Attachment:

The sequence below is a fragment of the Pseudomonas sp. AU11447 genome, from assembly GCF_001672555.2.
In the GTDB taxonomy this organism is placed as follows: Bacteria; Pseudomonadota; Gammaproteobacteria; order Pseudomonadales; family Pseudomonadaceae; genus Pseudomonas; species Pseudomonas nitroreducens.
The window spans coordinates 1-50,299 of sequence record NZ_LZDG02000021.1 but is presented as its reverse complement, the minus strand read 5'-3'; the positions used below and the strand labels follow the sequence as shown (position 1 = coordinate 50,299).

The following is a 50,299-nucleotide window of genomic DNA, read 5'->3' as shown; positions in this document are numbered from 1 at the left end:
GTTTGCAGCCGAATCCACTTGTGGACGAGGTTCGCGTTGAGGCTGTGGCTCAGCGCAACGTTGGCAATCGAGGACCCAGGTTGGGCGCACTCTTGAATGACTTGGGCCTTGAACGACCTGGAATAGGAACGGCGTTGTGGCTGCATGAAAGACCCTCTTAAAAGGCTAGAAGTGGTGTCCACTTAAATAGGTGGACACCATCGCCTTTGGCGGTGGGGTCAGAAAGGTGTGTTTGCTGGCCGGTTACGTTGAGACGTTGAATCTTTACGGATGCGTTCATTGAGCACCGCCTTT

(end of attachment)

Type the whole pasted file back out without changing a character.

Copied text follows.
The sequence below is a fragment of the Pseudomonas sp. AU11447 genome, from assembly GCF_001672555.2.
In the GTDB taxonomy this organism is placed as follows: Bacteria; Pseudomonadota; Gammaproteobacteria; order Pseudomonadales; family Pseudomonadaceae; genus Pseudomonas; species Pseudomonas nitroreducens.
The window spans coordinates 1-50,299 of sequence record NZ_LZDG02000021.1 but is presented as its reverse complement, the minus strand read 5'-3'; the positions used below and the strand labels follow the sequence as shown (position 1 = coordinate 50,299).

The following is a 50,299-nucleotide window of genomic DNA, read 5'->3' as shown; positions in this document are numbered from 1 at the left end:
GTTTGCAGCCGAATCCACTTGTGGACGAGGTTCGCGTTGAGGCTGTGGCTCAGCGCAACGTTGGCAATCGAGGACCCAGGTTGGGCGCACTCTTGAATGACTTGGGCCTTGAACGACCTGGAATAGGAACGGCGTTGTGGCTGCATGAAAGACCCTCTTAAAAGGCTAGAAGTGGTGTCCACTTAAATAGGTGGACACCATCGCCTTTGGCGGTGGGGTCAGAAAGGTGTGTTTGCTGGCCGGTTACGTTGAGACGTTGAATCTTTACGGATGCGTTCATTGAGCACCGCCTTT